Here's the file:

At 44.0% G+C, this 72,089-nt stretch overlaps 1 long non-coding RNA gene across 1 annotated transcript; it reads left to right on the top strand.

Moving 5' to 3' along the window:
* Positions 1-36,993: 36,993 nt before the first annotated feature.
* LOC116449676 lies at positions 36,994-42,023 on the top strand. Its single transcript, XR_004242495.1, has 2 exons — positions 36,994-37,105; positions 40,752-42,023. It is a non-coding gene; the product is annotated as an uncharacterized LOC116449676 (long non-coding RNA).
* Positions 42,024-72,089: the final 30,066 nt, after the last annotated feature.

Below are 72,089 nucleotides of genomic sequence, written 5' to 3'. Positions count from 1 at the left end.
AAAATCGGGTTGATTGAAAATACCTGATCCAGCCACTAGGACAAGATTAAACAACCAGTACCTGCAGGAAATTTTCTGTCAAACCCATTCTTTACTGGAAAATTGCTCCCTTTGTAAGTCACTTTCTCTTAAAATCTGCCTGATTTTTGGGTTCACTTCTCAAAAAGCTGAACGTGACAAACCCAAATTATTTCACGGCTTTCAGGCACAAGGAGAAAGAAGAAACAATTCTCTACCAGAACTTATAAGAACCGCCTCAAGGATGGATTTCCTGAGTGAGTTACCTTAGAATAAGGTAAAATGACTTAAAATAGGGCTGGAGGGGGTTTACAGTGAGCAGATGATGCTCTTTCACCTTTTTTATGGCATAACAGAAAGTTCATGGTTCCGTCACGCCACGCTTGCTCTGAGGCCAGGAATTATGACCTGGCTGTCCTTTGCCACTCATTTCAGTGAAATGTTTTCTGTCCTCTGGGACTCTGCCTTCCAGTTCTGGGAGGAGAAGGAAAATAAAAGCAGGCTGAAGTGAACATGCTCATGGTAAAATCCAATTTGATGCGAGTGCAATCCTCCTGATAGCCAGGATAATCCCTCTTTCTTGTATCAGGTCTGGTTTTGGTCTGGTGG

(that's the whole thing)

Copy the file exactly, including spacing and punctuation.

At 44.0% G+C, this 72,089-nt stretch overlaps 1 long non-coding RNA gene across 1 annotated transcript; it reads left to right on the top strand.

Moving 5' to 3' along the window:
* Positions 1-36,993: 36,993 nt before the first annotated feature.
* LOC116449676 lies at positions 36,994-42,023 on the top strand. Its single transcript, XR_004242495.1, has 2 exons — positions 36,994-37,105; positions 40,752-42,023. It is a non-coding gene; the product is annotated as an uncharacterized LOC116449676 (long non-coding RNA).
* Positions 42,024-72,089: the final 30,066 nt, after the last annotated feature.

Below are 72,089 nucleotides of genomic sequence, written 5' to 3'. Positions count from 1 at the left end.
AAAATCGGGTTGATTGAAAATACCTGATCCAGCCACTAGGACAAGATTAAACAACCAGTACCTGCAGGAAATTTTCTGTCAAACCCATTCTTTACTGGAAAATTGCTCCCTTTGTAAGTCACTTTCTCTTAAAATCTGCCTGATTTTTGGGTTCACTTCTCAAAAAGCTGAACGTGACAAACCCAAATTATTTCACGGCTTTCAGGCACAAGGAGAAAGAAGAAACAATTCTCTACCAGAACTTATAAGAACCGCCTCAAGGATGGATTTCCTGAGTGAGTTACCTTAGAATAAGGTAAAATGACTTAAAATAGGGCTGGAGGGGGTTTACAGTGAGCAGATGATGCTCTTTCACCTTTTTTATGGCATAACAGAAAGTTCATGGTTCCGTCACGCCACGCTTGCTCTGAGGCCAGGAATTATGACCTGGCTGTCCTTTGCCACTCATTTCAGTGAAATGTTTTCTGTCCTCTGGGACTCTGCCTTCCAGTTCTGGGAGGAGAAGGAAAATAAAAGCAGGCTGAAGTGAACATGCTCATGGTAAAATCCAATTTGATGCGAGTGCAATCCTCCTGATAGCCAGGATAATCCCTCTTTCTTGTATCAGGTCTGGTTTTGGTCTGGTGG